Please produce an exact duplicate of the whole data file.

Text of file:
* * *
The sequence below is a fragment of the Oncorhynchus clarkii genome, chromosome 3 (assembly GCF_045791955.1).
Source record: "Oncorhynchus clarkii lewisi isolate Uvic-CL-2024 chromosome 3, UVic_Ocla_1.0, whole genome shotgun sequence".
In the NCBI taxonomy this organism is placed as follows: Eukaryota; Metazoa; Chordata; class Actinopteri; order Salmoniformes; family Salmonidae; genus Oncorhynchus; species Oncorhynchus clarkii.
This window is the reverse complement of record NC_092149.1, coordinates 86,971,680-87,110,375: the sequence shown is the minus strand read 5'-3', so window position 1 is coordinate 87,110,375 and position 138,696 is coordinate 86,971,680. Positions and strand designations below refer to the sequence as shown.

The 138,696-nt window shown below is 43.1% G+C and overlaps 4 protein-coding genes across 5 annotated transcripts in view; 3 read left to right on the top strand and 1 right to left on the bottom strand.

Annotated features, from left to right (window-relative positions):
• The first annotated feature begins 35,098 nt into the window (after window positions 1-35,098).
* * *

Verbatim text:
The sequence below is a fragment of the Oncorhynchus clarkii genome, chromosome 3 (assembly GCF_045791955.1).
Source record: "Oncorhynchus clarkii lewisi isolate Uvic-CL-2024 chromosome 3, UVic_Ocla_1.0, whole genome shotgun sequence".
In the NCBI taxonomy this organism is placed as follows: Eukaryota; Metazoa; Chordata; class Actinopteri; order Salmoniformes; family Salmonidae; genus Oncorhynchus; species Oncorhynchus clarkii.
This window is the reverse complement of record NC_092149.1, coordinates 86,971,680-87,110,375: the sequence shown is the minus strand read 5'-3', so window position 1 is coordinate 87,110,375 and position 138,696 is coordinate 86,971,680. Positions and strand designations below refer to the sequence as shown.

The 138,696-nt window shown below is 43.1% G+C and overlaps 4 protein-coding genes across 5 annotated transcripts in view; 3 read left to right on the top strand and 1 right to left on the bottom strand.

Annotated features, from left to right (window-relative positions):
• The first annotated feature begins 35,098 nt into the window (after window positions 1-35,098).